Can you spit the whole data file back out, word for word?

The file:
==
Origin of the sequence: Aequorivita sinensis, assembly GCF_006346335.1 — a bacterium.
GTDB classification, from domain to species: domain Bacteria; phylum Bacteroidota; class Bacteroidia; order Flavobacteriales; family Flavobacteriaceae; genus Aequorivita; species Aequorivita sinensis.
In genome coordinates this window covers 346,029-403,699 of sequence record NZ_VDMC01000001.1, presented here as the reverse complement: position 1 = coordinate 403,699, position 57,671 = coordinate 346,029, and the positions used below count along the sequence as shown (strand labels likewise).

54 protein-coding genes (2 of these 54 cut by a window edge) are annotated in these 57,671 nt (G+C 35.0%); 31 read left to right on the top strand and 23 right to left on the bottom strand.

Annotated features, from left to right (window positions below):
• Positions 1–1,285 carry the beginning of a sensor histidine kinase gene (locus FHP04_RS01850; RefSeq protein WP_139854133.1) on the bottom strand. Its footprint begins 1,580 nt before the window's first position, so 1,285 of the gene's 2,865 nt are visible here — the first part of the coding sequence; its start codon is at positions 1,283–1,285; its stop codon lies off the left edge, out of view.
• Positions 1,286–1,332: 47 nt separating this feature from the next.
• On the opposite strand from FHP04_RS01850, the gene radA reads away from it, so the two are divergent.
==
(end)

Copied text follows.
Origin of the sequence: Aequorivita sinensis, assembly GCF_006346335.1 — a bacterium.
GTDB classification, from domain to species: domain Bacteria; phylum Bacteroidota; class Bacteroidia; order Flavobacteriales; family Flavobacteriaceae; genus Aequorivita; species Aequorivita sinensis.
In genome coordinates this window covers 346,029-403,699 of sequence record NZ_VDMC01000001.1, presented here as the reverse complement: position 1 = coordinate 403,699, position 57,671 = coordinate 346,029, and the positions used below count along the sequence as shown (strand labels likewise).

54 protein-coding genes (2 of these 54 cut by a window edge) are annotated in these 57,671 nt (G+C 35.0%); 31 read left to right on the top strand and 23 right to left on the bottom strand.

Annotated features, from left to right (window positions below):
• Positions 1–1,285 carry the beginning of a sensor histidine kinase gene (locus FHP04_RS01850; RefSeq protein WP_139854133.1) on the bottom strand. Its footprint begins 1,580 nt before the window's first position, so 1,285 of the gene's 2,865 nt are visible here — the first part of the coding sequence; its start codon is at positions 1,283–1,285; its stop codon lies off the left edge, out of view.
• Positions 1,286–1,332: 47 nt separating this feature from the next.
• On the opposite strand from FHP04_RS01850, the gene radA reads away from it, so the two are divergent.